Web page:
President Donald Trump rode to the White House promising a giant cut in federal taxes. Last week, his job got a bit harder — thanks to some Republican state legislators in Topeka, Kansas.
Kansas, whose economy ranks 30th among states, may not drive the national economic conversation as frequently California or Texas do. But the state’s dramatic 2012 tax overhaul was heralded as a model for the nation, with a number of provisions later adapted for the national tax plans proposed by President Trump and other Republicans.
Now, however, the legislature has voted to backtrack — setting the stage for a showdown with Gov. Sam Brownback, who said on Tuesday that he would veto the measure, according The Wichita Eagle. While the outcome for Kansas is still in doubt, the Republican-led legislature’s reversal makes it trickier for Kansas to serve as a template for national tax reform.
Five years ago, the Sunflower State embarked on an economic experiment: Sharply cut taxes — especially on business owners — in hopes of driving economic growth. The Brownback-led overhaul consolidated the state’s income-tax brackets from three to two and exempted non-wage small business income from state income tax altogether. The changes were controversial, especially because the legislature declined to offset some lost revenue by curbing tax breaks, raising the prospect of large budget deficits. But Brownback insisted the plan would act as a “shot of adrenaline into the heart of the Kansas economy,” and later touted it as blueprint for the nation.
On the latter front, he’s largely succeeded. As a number of observers have noted, tax-cut plans put forward by both Donald Trump and House Republicans echo a number of features from the Kansas plan, including consolidating federal income-tax brackets — the national plans reduce the number from seven to three — and taxing small business income at sharply lower rates.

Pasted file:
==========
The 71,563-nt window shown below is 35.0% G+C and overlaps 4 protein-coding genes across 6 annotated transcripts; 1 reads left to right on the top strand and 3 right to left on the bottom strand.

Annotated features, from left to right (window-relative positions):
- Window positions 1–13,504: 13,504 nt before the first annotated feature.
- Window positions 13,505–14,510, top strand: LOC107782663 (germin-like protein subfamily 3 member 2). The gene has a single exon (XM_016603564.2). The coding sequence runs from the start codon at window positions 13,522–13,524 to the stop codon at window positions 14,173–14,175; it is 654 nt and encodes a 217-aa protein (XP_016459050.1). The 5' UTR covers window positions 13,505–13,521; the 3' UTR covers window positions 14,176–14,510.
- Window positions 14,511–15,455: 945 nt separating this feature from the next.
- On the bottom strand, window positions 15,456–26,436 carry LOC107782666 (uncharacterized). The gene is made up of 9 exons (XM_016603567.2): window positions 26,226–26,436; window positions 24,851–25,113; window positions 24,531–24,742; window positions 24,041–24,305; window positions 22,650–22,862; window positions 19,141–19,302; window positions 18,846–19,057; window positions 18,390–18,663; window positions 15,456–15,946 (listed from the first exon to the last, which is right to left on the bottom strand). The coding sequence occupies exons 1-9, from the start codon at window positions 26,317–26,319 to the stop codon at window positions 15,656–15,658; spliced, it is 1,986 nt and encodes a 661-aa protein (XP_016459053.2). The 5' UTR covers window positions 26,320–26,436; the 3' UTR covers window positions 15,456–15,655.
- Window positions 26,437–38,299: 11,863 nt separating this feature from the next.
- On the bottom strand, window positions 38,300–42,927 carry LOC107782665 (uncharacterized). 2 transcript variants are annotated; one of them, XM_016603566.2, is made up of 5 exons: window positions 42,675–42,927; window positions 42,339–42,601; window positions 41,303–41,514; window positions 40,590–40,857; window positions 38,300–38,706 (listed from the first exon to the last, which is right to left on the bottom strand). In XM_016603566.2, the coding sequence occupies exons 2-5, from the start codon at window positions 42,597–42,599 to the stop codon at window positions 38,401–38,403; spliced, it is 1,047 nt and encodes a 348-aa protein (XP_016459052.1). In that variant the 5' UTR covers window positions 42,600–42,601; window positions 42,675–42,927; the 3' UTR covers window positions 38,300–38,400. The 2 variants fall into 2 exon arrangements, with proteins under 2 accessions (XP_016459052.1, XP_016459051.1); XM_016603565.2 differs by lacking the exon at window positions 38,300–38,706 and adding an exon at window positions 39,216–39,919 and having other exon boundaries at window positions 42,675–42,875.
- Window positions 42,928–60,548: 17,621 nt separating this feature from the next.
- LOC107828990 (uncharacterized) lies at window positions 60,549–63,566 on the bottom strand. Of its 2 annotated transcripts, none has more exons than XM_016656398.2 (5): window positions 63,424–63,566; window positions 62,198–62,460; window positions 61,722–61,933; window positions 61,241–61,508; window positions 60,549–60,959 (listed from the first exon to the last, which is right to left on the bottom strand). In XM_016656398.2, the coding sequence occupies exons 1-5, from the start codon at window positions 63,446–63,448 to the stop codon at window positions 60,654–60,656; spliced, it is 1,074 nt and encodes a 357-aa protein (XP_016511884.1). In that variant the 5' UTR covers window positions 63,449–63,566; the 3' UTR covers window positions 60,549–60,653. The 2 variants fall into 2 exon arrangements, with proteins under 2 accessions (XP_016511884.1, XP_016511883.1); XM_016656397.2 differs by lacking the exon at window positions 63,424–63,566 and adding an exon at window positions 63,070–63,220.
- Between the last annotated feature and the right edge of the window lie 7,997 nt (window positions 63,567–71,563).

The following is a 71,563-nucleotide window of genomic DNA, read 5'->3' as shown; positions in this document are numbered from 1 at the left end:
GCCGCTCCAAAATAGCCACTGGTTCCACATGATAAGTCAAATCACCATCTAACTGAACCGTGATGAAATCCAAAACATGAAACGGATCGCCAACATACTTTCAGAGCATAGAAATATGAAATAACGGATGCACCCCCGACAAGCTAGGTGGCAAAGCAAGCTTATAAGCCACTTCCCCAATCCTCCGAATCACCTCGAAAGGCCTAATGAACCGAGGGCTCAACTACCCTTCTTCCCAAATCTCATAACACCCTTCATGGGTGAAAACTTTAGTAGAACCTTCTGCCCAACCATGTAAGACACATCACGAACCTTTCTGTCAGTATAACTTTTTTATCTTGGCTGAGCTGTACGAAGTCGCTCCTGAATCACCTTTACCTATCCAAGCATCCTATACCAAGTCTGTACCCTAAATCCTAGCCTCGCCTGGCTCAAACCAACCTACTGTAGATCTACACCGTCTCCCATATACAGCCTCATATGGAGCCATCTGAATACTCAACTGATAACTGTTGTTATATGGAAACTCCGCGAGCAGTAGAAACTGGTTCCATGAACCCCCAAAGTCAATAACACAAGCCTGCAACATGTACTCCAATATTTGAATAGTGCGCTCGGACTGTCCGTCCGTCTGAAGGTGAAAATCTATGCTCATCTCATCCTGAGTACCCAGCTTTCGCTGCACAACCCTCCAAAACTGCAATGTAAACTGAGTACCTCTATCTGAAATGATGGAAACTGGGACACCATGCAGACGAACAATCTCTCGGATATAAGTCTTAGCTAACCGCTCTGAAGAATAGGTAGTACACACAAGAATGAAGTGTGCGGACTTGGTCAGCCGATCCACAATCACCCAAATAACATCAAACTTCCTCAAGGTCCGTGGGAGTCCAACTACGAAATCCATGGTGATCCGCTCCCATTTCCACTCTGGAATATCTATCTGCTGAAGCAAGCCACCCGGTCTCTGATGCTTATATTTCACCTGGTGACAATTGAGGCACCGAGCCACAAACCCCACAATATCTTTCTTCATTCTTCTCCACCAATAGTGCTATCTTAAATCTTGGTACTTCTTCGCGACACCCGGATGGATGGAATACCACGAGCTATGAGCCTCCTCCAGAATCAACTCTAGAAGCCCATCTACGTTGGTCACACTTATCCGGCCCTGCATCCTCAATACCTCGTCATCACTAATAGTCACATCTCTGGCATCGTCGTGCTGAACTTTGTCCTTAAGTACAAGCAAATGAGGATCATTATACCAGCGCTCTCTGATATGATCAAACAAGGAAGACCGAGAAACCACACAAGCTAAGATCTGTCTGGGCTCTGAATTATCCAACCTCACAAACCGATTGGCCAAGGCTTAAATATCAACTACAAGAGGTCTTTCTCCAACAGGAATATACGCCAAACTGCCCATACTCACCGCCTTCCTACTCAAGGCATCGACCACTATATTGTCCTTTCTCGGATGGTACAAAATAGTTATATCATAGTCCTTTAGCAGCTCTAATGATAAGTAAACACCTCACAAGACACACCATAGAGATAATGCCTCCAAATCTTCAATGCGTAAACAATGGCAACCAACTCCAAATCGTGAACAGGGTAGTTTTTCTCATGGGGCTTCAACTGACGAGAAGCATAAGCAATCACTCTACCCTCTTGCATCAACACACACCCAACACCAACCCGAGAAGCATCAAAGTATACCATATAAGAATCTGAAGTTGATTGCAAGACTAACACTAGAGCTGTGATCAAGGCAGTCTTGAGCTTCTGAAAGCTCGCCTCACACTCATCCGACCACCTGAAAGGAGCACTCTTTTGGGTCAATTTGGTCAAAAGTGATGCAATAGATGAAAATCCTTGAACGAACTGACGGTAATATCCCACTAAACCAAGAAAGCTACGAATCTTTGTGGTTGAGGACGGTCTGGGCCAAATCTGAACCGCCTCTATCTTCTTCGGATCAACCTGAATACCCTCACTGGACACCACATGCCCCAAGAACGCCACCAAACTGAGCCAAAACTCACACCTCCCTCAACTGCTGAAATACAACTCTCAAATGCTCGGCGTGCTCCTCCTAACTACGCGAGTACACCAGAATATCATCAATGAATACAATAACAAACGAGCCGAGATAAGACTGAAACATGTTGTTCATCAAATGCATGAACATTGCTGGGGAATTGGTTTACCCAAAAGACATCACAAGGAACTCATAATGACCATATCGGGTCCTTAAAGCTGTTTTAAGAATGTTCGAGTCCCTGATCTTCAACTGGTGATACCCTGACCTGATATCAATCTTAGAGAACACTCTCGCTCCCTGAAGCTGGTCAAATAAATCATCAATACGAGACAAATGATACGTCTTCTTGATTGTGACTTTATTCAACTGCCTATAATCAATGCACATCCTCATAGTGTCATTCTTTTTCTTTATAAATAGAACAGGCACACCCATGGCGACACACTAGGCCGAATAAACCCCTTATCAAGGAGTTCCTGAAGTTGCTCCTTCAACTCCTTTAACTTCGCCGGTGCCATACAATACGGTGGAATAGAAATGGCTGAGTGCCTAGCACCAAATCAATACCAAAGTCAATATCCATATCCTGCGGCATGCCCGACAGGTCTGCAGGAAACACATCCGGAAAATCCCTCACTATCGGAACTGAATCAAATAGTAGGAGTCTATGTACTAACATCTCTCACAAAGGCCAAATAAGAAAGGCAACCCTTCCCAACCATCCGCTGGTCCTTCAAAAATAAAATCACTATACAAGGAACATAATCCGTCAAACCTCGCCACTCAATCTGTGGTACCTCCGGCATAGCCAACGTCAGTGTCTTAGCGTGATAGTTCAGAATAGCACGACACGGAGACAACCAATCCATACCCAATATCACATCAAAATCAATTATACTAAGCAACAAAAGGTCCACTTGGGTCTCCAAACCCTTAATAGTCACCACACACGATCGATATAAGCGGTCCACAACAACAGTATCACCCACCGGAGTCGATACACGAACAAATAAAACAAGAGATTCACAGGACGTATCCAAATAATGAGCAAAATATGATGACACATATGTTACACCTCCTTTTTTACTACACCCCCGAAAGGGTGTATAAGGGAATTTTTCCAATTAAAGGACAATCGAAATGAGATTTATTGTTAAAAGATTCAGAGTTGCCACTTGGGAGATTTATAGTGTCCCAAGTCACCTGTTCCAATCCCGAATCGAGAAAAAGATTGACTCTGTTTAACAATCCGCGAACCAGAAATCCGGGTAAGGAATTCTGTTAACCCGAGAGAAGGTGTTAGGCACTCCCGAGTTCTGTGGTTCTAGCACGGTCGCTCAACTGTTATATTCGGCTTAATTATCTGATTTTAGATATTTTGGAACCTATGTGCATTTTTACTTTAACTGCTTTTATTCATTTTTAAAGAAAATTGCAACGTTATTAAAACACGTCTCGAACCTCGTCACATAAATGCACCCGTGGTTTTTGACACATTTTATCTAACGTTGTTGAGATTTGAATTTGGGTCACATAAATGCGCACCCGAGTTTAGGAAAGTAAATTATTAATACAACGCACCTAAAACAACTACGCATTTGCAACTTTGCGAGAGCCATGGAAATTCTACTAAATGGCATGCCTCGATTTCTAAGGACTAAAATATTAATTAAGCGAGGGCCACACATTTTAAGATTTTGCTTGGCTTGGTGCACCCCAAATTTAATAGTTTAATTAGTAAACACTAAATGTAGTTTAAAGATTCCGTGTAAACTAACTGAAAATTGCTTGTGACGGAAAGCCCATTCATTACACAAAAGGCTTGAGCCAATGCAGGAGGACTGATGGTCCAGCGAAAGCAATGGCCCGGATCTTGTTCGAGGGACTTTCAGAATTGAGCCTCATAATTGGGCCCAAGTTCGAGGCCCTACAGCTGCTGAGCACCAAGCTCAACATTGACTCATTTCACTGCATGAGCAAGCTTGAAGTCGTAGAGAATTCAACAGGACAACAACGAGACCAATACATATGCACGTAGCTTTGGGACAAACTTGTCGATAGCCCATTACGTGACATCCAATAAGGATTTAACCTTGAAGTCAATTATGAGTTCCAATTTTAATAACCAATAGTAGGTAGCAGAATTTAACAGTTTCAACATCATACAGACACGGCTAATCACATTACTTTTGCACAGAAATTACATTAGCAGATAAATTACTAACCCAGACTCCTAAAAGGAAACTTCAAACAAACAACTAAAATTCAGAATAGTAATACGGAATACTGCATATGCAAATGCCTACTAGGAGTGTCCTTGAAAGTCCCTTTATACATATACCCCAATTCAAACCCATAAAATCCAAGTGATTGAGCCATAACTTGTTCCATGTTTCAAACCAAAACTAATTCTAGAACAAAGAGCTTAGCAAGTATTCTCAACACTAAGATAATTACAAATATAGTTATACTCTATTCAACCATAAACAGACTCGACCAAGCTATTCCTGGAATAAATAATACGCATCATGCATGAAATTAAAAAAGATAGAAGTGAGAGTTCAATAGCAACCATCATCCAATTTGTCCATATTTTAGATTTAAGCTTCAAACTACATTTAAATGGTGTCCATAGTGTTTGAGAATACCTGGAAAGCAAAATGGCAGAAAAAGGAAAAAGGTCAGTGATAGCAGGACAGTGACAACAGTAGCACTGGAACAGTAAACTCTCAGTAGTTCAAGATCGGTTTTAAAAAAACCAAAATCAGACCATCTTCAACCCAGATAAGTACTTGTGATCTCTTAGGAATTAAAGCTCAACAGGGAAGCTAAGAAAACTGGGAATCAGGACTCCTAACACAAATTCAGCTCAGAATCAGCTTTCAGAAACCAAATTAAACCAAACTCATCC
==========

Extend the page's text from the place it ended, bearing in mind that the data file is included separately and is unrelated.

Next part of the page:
And like Brownback, Trump has put spending cuts, which could help balance the budget in face of lost revenue, on the back burner — preferring to focus on the more hopeful notion that tax cuts will “unleash America’s economy, creating millions of new jobs and boosting economic growth.”
Unfortunately, that part of the plan — what Brownback called an economic “shot of adrenaline ” — hasn’t materialized. The state’s budget deficit ballooned to $350 million. And the small-business provision also created new ways for residents to avoid taxes, meaning more lost tax revenue and compliance headaches for the state. University of Kansas basketball coach Bill Self, the state’s highest-paid state employee, created a local media frenzy when it came out that he had evaded state income tax on the vast majority of his income by having the state direct $2.7 million of his compensation to a small business he created.
Last week, the Kansas state legislature cried uncle. Both the state house and senate passed bills on Friday that would restore the state’s third income tax bracket and eliminate the special income-tax exemption, which has been used by more than 300,000 business owners, according The Wichita Eagle. If Brownback makes good on his threat to veto the law, the legislature could try to override him, or send him the same bill a second time, in an effort to heighten political pressure on the governor, the paper reported.
Kansas’ woes — and the recent reversal — are likely to deliver new artillery to liberals eager to derail Trump’s tax plans. Some have already been holding the state up as an example of tax-cut overreach.
They might find allies on right, too. Aspects of Kansas’s tax reform, including ones that have been picked up by Trump and other national Republicans, have met with criticism from right-leaning groups that generally favor tax cuts.
The Tax Foundation, whose economic analysis tend to be bullish on tax cuts, has criticized Kansas’s decision to offer a special tax break on small business owners’ income. “It’s important to note here that while decreasing taxes is generally associated with greater economic growth, the pass-through carve out is primarily incentivizing tax avoidance,” the group concluded last year — “not job creation.”